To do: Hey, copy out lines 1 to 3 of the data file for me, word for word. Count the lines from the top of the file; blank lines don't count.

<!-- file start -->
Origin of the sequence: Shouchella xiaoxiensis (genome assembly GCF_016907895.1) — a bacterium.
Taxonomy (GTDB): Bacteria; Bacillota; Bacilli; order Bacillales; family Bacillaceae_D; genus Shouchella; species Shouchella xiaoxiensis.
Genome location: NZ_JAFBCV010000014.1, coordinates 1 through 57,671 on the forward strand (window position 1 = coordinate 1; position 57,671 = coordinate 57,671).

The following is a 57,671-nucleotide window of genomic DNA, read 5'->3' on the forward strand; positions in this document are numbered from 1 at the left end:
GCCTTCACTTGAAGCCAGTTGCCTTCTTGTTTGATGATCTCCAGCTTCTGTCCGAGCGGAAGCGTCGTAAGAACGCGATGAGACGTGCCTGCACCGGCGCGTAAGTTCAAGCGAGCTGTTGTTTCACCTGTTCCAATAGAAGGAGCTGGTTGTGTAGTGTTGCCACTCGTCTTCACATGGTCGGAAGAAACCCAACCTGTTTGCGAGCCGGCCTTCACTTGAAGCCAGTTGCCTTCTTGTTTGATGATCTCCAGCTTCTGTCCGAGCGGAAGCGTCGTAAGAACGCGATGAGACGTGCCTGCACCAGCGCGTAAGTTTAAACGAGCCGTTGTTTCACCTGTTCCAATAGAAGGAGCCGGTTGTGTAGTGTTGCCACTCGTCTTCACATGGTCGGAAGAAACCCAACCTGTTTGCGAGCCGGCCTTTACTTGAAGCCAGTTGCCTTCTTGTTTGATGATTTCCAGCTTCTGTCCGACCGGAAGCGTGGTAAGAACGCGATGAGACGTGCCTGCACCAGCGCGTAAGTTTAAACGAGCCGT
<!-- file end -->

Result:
Origin of the sequence: Shouchella xiaoxiensis (genome assembly GCF_016907895.1) — a bacterium.
Taxonomy (GTDB): Bacteria; Bacillota; Bacilli; order Bacillales; family Bacillaceae_D; genus Shouchella; species Shouchella xiaoxiensis.
Genome location: NZ_JAFBCV010000014.1, coordinates 1 through 57,671 on the forward strand (window position 1 = coordinate 1; position 57,671 = coordinate 57,671).